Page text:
Ancient Egypt meets the Laser Cutter and 3-D Printer

When first graders at MCDS recently completed their unit on Ancient Egypt, first-grade teachers Julie Rimkus and Amy Maier re-planned this unit they have taught for a few years. Obviously, the craft of teaching indeed is a never-ending cycle with expert teachers always looking to refine or even overhaul their lessons.

“We really wanted our students to contemplate time, to foster a better awareness of time, helping them connect to the past and see how ideas endure and evolve,” said Julie.

In planning this unit, the teachers agreed to expose students to the concept how an idea endures, yet is vastly different in how ideas are put into practice. “Obviously, technology is a tool our students associate with today, but their understanding of technology may only be limited to interpret technology as computers and automation as opposed to the “technology” used in Ancient Europe to “fabricate” hieroglyphics,” said Amy. Thus, the unit this year evolved into “Ancient Egypt meets the Laser Cutter and 3-D Printer,” an idea whose seeds were planted during an after-school session with Academic Technology Integration Specialist Rita Gipp.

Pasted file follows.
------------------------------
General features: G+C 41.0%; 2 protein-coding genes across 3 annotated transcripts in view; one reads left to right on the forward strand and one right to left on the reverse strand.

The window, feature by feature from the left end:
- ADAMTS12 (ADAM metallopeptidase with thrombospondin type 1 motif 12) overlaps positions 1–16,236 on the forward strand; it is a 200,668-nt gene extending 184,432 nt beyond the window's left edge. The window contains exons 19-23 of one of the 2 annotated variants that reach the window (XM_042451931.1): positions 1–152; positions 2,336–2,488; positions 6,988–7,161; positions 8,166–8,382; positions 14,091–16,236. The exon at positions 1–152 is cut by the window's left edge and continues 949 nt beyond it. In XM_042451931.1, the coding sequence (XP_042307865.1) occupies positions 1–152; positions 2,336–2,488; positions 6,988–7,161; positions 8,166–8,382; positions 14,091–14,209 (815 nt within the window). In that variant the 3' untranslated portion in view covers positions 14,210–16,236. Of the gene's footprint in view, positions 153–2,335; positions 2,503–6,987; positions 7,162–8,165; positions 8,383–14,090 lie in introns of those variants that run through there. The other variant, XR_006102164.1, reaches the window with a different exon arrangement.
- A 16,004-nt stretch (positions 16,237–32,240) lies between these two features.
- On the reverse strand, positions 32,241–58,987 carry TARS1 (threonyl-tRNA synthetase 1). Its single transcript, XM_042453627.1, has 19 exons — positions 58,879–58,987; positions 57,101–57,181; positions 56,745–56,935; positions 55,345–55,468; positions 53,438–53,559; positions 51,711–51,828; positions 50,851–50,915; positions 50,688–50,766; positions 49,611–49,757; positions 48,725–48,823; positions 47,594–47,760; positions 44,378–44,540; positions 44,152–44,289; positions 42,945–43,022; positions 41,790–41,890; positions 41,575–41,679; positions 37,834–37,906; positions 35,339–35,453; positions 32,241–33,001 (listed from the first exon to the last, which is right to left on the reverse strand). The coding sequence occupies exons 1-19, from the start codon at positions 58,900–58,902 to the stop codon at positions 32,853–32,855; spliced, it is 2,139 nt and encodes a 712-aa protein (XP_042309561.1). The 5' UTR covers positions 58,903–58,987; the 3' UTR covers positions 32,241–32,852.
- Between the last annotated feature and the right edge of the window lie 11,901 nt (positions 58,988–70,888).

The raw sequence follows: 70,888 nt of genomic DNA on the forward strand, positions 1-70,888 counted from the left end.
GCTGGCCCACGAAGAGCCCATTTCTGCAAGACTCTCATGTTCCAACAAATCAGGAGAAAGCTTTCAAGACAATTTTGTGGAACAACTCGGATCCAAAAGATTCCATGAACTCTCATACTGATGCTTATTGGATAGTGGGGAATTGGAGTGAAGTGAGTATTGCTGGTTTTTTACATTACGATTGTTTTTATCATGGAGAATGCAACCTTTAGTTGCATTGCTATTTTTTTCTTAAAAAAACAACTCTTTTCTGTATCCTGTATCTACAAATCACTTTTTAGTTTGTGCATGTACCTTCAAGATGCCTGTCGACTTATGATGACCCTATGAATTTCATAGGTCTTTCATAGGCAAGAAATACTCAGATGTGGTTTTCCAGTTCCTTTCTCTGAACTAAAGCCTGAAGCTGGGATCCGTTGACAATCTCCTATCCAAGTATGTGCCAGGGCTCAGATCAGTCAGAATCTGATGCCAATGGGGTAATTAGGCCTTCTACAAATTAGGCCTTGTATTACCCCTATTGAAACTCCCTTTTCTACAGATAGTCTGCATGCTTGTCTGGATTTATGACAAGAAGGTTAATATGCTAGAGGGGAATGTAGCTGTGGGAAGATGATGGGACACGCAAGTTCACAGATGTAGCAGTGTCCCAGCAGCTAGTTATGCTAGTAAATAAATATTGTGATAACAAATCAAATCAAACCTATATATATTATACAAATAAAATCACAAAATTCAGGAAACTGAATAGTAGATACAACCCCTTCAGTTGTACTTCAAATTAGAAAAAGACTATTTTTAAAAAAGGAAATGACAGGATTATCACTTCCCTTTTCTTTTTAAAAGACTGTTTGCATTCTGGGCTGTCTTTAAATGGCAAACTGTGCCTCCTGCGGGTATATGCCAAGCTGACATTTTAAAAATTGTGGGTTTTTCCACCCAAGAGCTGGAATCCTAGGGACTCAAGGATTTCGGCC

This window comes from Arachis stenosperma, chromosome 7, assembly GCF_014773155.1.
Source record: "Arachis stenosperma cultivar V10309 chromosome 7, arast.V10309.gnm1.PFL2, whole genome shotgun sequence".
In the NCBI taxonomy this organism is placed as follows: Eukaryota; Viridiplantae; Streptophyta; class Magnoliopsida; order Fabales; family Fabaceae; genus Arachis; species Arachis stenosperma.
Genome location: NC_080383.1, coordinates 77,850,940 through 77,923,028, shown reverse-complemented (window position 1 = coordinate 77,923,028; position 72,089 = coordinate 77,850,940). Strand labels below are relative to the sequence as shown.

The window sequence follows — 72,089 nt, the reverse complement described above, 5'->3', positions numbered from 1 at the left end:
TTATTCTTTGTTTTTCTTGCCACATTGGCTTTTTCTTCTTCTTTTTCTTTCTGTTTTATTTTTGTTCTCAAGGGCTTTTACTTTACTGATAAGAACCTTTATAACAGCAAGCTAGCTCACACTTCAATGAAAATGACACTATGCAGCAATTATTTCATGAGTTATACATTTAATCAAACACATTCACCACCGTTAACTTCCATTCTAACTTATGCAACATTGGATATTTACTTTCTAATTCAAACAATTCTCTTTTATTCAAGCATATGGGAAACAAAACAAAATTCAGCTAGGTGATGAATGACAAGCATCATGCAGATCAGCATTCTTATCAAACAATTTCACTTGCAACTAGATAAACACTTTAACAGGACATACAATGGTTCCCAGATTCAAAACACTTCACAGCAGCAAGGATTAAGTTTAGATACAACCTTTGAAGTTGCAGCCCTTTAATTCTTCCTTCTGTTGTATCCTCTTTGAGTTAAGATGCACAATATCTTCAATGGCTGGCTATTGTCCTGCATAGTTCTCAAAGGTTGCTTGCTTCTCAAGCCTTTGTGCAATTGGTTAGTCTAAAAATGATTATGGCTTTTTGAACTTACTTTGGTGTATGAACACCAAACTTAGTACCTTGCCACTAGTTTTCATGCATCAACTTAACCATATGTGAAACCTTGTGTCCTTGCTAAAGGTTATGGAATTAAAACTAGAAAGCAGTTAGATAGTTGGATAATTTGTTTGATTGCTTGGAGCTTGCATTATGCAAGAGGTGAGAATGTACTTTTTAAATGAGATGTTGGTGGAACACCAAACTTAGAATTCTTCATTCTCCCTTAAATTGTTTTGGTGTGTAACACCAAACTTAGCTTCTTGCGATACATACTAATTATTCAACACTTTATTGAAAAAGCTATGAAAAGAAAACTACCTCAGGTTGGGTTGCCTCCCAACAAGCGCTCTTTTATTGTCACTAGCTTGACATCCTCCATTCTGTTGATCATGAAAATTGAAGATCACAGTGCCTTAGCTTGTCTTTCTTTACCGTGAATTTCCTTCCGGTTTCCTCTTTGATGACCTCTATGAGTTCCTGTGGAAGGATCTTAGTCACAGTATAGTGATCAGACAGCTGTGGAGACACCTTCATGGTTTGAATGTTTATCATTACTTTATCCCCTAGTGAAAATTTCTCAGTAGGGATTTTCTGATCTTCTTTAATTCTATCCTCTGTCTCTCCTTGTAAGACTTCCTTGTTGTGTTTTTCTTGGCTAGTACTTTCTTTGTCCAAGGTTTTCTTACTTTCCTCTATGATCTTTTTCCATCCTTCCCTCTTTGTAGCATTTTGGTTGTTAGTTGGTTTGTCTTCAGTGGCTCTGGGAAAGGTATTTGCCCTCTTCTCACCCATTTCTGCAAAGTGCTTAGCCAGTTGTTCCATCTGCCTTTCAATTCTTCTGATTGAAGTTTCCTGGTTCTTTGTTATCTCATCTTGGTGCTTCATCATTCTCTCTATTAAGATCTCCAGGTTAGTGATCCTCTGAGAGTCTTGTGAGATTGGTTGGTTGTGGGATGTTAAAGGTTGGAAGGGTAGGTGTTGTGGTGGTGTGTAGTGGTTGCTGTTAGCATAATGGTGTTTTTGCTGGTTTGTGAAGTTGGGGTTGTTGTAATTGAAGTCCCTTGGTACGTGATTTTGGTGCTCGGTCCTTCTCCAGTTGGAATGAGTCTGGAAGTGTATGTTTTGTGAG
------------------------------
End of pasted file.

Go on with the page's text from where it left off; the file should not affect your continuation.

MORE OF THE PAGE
In collaborating with Rita, first grade students attended the Makerspace to create their names in hieroglyphics. The students learned that in ancient Egypt, language was primarily represented by pictorial symbols.

Showing how language evolved from pictorial symbols to today’s abstract symbols of letters made into words certainly provided students an insight how ideas endure yet evolve. In order to strengthen this knowledge, students used a technology application to represent their own names in Ancient Egyptian symbols. Upon finishing that task, students learned how to program the laser cutter to etch pieces of wood to engrave the hieroglyphics that represent their names. Similarly, they also printed the hieroglyphics on the 3-D printers.

Students certainly studied and learned other notions of ideas and creations evolving over time such as the advances made in sailing or homebuilding. But it was in the hands-on experience of applying ancient hieroglyphics to spell their own name and subsequently print these symbols via laser cutting and 3-D printing technology that students may have gotten an actual feel of how the ancient endures into the modern era.

As these first grade students age and continue to compare the past with the present and even the future, they will gain a better understanding of time and progress, possibly leading them one day to question whether “all creativity begins in imitation” or if we indeed jump the curb going from 2.0 to 3.0 in a single step.

Leave a Reply